This past summer I had the pleasure of becoming part of the team behind Cherry Bombe, a terrific new magazine that celebrates women and food. The first time I came across the magazine I was at the McNally Jackson bookstore in SoHo and noticed that Karlie Kloss was on the cover.
Of course, a magazine with Karlie on the cover is nothing new… I’m sure there were at least three others there featuring Ms. Kloss in various positions of flexing her abs and giving good cheek. But what was especially unique about this cover was that Karlie, decked out in an apron and splattered with cookie batter, looked genuinely joyous. Upon purchasing the magazine and actually reading through it, that feeling of optimism seemed to prevail throughout the issue. While the topics discussed were just as serious as the kinds of stories appearing in other trade publication, you couldn’t help but feel happy as you paged through. The design is beautiful and entirely aesthetically appealing – unlike other periodicals, they’re not afraid of white space and know how to use it to their advantage. This, I now know, is thanks to Claudia Wu (one half of the editing team) who designs each issue herself.
As cheesy at it sounds, when I like something this much, I have to go after it. So after meeting with two of the most inspiring and empowered women I’ve ever had the pleasure of working with, Kerry Diamond, the editorial director, and Claudia, I was actually able to become a part of putting the next issue together.
One of the highlights of my time there was interviewing and writing a piece on bag designer Pamela Barsky, who has made a name for herself creating bags featuring hilarious (and mostly true) witticisms such as ‘I’m sorry, I didn’t hear what you said I was busy talking about myself.’ (See the full article below.) It was such an honor to work with everyone who contributed and became a part of team Cherry Bombe over the summer and I can’t wait to see how it grows and develops over the next few years.
I am a famous chef: True or not, it’s a proclamation few of us would make out loud. Now, thanks to Pamela Barsky’s quirky bags, our accessories do can the talking for us. She has quickly earned a cult following for her signature cotton-duck bags silkscreened with statements that range from sweet (“New York is my boyfriend”) to outrageous (“Sometimes it takes people a minute to realize how beautiful I am”) to drop-dead funny (“In case of emergency, put mascara on yourself before helping others“).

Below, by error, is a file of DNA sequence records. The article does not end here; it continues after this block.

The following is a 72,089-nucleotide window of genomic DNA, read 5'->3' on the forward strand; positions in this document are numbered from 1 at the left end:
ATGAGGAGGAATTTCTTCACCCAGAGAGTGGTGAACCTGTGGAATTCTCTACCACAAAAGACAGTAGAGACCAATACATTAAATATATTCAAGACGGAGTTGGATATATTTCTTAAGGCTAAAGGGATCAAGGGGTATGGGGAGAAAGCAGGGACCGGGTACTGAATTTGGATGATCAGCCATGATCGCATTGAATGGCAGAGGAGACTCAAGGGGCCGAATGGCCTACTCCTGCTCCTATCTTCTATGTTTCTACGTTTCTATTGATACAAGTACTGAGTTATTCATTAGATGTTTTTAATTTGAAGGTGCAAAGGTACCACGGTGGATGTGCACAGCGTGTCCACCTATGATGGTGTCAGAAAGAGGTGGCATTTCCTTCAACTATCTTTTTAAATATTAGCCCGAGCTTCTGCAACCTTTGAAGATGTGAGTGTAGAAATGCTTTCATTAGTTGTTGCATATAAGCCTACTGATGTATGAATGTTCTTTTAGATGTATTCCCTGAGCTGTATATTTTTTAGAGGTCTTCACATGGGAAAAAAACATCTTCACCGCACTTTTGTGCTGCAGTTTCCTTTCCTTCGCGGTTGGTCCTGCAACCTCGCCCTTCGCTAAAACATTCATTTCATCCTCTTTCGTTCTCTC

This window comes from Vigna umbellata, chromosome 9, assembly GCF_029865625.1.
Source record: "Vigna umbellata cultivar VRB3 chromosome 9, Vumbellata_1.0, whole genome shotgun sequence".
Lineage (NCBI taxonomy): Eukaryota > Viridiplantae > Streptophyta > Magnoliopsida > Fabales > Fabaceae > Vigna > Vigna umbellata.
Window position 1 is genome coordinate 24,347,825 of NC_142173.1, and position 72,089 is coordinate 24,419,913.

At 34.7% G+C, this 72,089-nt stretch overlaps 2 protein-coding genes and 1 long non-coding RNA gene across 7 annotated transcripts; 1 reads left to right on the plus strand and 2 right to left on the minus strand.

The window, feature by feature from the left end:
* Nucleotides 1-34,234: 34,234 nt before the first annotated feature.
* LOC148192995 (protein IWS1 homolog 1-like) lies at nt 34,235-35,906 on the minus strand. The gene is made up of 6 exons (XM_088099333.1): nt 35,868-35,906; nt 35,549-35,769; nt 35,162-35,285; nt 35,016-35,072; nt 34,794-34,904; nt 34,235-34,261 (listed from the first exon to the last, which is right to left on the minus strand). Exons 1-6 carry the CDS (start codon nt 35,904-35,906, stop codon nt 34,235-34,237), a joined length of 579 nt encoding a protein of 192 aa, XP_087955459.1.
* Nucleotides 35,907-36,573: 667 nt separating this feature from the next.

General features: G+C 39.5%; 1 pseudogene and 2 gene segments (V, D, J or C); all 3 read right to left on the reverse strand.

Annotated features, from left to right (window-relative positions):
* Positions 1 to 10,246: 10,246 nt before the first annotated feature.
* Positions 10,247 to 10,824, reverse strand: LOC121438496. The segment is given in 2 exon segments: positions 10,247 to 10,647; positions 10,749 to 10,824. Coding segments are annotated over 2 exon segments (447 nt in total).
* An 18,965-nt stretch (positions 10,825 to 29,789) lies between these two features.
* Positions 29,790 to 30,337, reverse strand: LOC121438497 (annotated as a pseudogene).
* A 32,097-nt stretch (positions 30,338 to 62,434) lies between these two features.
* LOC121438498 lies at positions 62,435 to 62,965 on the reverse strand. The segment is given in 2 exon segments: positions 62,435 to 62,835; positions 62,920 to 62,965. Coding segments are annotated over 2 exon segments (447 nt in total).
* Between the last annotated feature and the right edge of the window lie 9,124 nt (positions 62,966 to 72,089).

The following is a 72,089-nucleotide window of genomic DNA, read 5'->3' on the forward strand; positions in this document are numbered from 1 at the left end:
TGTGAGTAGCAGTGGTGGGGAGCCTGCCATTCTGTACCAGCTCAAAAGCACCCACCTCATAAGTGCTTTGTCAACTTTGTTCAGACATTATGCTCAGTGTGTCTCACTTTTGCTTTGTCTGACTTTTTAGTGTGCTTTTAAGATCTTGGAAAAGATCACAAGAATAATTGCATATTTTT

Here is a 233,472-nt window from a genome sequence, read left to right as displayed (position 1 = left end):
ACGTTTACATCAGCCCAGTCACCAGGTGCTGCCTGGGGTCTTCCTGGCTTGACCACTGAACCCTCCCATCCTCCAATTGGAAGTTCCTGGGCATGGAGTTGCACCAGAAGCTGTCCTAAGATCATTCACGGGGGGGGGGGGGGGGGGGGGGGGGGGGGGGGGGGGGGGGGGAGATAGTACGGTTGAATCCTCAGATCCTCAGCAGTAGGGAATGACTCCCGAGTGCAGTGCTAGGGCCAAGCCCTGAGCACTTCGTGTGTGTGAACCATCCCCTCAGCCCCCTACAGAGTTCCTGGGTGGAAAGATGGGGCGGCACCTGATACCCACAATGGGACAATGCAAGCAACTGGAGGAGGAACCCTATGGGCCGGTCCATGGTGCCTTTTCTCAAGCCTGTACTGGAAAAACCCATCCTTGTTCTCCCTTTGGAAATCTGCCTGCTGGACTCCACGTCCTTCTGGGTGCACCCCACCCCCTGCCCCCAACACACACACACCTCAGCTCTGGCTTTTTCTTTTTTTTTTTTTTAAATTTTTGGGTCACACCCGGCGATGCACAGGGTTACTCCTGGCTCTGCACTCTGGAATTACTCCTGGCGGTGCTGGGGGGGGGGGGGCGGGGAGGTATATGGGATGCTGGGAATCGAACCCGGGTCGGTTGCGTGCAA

Barsky, who makes all of the bags at her Lower East Side studio, came up with her business idea after she was fired from her job in advertising, a circumstance that clearly hasn’t affected her sense of humor. She doesn’t have to go far to come up with the new phrases she is constantly generating. Inspiration, she says, comes from “right out my front door. Life is pretty funny.” Though she was born in Detroit, Barsky clearly counts her adopted city as a muse. She’s become a die-hard New Yorker thanks to her husband Fabio, who is “not leaving here unless you forcibly remove him.”
Barsky sometimes sees strangers toting her bags. “Last week I stopped a woman in the loo line on my flight to Vegas when I saw her carrying one of my bags,” said Barsky. “I just had to tell her I made it. She thought I was a psycho, I'm sure.”
Her inspiration for the “Chef” bag? Nothing in particular. Her main connection to the food industry is simple: “Well, if I don't eat I'll starve and die.”
Her audacious attitude is clearly translated onto her bags, and part of the reason why her customers can not get enough. Lucky for them, Barsky is expanding her collection in the near future to include tees, sweatshirts, posters and “obscenely expensive leather bags.” Her canvas pouches are available for purchase at her studio on 29 Essex Street; the Artists and Fleas shop in the Chelsea Market, and through Etsy. --Caroline Mason